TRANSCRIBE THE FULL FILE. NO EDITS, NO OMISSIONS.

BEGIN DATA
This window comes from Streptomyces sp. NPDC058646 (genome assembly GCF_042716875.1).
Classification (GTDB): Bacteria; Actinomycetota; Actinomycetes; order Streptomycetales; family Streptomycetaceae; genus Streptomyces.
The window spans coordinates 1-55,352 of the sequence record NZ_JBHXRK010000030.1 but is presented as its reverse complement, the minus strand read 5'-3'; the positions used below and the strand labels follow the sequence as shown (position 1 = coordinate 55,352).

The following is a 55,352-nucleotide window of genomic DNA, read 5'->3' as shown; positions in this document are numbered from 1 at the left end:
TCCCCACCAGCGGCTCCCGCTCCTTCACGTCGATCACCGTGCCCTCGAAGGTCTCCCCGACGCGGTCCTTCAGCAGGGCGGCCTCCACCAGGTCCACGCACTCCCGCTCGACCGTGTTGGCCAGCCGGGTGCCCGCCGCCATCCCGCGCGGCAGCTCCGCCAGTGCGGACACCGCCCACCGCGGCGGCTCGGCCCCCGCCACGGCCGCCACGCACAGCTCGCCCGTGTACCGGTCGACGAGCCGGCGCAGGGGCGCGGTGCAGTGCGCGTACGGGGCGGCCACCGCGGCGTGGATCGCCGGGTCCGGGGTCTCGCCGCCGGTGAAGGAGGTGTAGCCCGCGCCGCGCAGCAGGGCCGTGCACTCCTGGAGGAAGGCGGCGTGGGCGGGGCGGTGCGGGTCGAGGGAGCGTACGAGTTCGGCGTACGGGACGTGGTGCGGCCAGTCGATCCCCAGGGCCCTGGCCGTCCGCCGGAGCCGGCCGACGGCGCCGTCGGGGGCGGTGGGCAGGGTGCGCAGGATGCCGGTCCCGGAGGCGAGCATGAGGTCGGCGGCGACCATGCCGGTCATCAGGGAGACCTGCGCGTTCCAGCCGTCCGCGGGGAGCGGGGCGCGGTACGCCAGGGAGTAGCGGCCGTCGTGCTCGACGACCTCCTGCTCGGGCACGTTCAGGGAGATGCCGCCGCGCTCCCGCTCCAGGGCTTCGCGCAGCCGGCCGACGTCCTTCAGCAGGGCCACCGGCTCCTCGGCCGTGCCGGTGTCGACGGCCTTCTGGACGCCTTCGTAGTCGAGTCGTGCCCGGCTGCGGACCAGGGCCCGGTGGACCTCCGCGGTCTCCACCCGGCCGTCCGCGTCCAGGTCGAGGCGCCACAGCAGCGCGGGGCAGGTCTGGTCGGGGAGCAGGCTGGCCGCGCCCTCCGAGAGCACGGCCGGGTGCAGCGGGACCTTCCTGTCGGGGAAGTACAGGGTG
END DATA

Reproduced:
This window comes from Streptomyces sp. NPDC058646 (genome assembly GCF_042716875.1).
Classification (GTDB): Bacteria; Actinomycetota; Actinomycetes; order Streptomycetales; family Streptomycetaceae; genus Streptomyces.
The window spans coordinates 1-55,352 of the sequence record NZ_JBHXRK010000030.1 but is presented as its reverse complement, the minus strand read 5'-3'; the positions used below and the strand labels follow the sequence as shown (position 1 = coordinate 55,352).

The following is a 55,352-nucleotide window of genomic DNA, read 5'->3' as shown; positions in this document are numbered from 1 at the left end:
TCCCCACCAGCGGCTCCCGCTCCTTCACGTCGATCACCGTGCCCTCGAAGGTCTCCCCGACGCGGTCCTTCAGCAGGGCGGCCTCCACCAGGTCCACGCACTCCCGCTCGACCGTGTTGGCCAGCCGGGTGCCCGCCGCCATCCCGCGCGGCAGCTCCGCCAGTGCGGACACCGCCCACCGCGGCGGCTCGGCCCCCGCCACGGCCGCCACGCACAGCTCGCCCGTGTACCGGTCGACGAGCCGGCGCAGGGGCGCGGTGCAGTGCGCGTACGGGGCGGCCACCGCGGCGTGGATCGCCGGGTCCGGGGTCTCGCCGCCGGTGAAGGAGGTGTAGCCCGCGCCGCGCAGCAGGGCCGTGCACTCCTGGAGGAAGGCGGCGTGGGCGGGGCGGTGCGGGTCGAGGGAGCGTACGAGTTCGGCGTACGGGACGTGGTGCGGCCAGTCGATCCCCAGGGCCCTGGCCGTCCGCCGGAGCCGGCCGACGGCGCCGTCGGGGGCGGTGGGCAGGGTGCGCAGGATGCCGGTCCCGGAGGCGAGCATGAGGTCGGCGGCGACCATGCCGGTCATCAGGGAGACCTGCGCGTTCCAGCCGTCCGCGGGGAGCGGGGCGCGGTACGCCAGGGAGTAGCGGCCGTCGTGCTCGACGACCTCCTGCTCGGGCACGTTCAGGGAGATGCCGCCGCGCTCCCGCTCCAGGGCTTCGCGCAGCCGGCCGACGTCCTTCAGCAGGGCCACCGGCTCCTCGGCCGTGCCGGTGTCGACGGCCTTCTGGACGCCTTCGTAGTCGAGTCGTGCCCGGCTGCGGACCAGGGCCCGGTGGACCTCCGCGGTCTCCACCCGGCCGTCCGCGTCCAGGTCGAGGCGCCACAGCAGCGCGGGGCAGGTCTGGTCGGGGAGCAGGCTGGCCGCGCCCTCCGAGAGCACGGCCGGGTGCAGCGGGACCTTCCTGTCGGGGAAGTACAGGGTG